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Record Palace

"Record Palace is an astonishment. Susan Wheeler's deft touch and flawless ear have produced an irresistable work, both fresh and sage." - Toni Morrison


Cindy acquired her love for jazz from her long-gone clarinetist father, a taste for drink from her unloving mother, and a yen for Chicago from a painter. So Chicago is her destination when she decides to study art history, but the most crucial aspect of her education occurs in the Record Palace, a tiny, jam-packed repository for great jazz. Acie, an enormous man with a glass eye, reigns over his cramped and unsanitary jazz kingdom with the cool and irony of a man who has seen it all, and learned to get by with very little, finding all the majesty he needs in music. The two misfit jazz aficionados forge a curious alliance that is complicated by a risky family enterprise and Cindy's involvement with Acie's son. Adeptly narrated in three distinct voices, poet Wheeler's seductively atmospheric first novel traces a nervy young woman's odyssey to selfhood, evokes acute loneliness, measures out noirish suspense, interjects sly humor, and pays unabashed tribute to Chicago circa 1980, out-there jazz, and the compelling music of language. - Donna Seaman
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"In hazed heat, mid-September, walking north from Chicago’s Loop, telling myself I was exploring the new life, I dogged as much for tonic, gin. A sign swung beside a basement door, in, out, mirage: RECORD PALACE: J ZZ. Inside I found Acie."

Cindy, a lean, lonely white girl, has come to Chicago to study art history—to be anywhere but where she came from—tract housing in Thousand Oaks, California, mock-stucco buildings, “a tetherball hole in the ten-foot driveway…incessant sun and incessant sunniness of every blonde girl.”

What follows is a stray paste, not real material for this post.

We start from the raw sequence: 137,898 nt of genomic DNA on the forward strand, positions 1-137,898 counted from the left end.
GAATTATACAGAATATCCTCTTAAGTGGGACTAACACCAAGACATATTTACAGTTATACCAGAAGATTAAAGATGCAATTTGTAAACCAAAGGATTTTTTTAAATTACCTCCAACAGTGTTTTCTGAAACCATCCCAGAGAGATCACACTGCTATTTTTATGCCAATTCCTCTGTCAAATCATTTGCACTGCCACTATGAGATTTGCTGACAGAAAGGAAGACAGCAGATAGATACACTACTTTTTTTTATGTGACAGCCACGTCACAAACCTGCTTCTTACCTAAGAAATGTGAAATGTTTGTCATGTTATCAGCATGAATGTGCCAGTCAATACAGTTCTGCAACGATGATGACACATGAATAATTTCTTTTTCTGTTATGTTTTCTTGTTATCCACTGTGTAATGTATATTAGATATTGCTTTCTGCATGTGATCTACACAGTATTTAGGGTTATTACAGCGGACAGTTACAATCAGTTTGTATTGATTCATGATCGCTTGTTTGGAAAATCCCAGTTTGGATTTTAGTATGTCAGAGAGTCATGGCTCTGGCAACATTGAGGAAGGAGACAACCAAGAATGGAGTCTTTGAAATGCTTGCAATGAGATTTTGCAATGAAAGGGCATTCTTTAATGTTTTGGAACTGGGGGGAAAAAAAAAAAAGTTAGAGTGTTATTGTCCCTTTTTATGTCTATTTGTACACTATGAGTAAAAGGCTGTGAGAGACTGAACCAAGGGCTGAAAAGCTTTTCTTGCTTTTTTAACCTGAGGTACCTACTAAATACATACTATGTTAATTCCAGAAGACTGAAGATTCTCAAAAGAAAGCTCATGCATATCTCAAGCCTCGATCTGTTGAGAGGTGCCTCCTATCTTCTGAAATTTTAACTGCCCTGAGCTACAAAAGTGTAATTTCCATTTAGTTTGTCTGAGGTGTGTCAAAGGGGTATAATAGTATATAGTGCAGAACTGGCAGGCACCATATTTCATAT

The Record Palace, littered with cans of malt liquor and remnants of past meals, also has boxes upon boxes of records—all jazz. And it has Acie, “big on all sides, top included. A hairnet, the hair below the net long and limp with oil. Green stretch pants, flip-flops, a think black U-tank taut across Sumo folds. Maybe a hundred bins were blocked by the wall of him.” Cindy knows she doesn’t belong, and this is why she stays.

Cindy’s determination leads to a tentative friendship with Acie and she becomes a familiar, if not fully understood, presence in the store. But it is through her chance meeting with Acie’s “offspring” that she becomes embroiled in an unusual crime.

With prose that resembles the syncopated rhythms of jazz, Wheeler offers a stunning portrait of a women searching for an identity in a city on the cusp of social and political change.

"An exquisitely crafted recollection of music, at a pivotal time for both jazz and Chicago." - Steve Martin

"Dialogic, atmospheric, a situation plumbed rather than a plot unfolded - a Chicago noir this is and it casts its spell. - E.L. Doctorow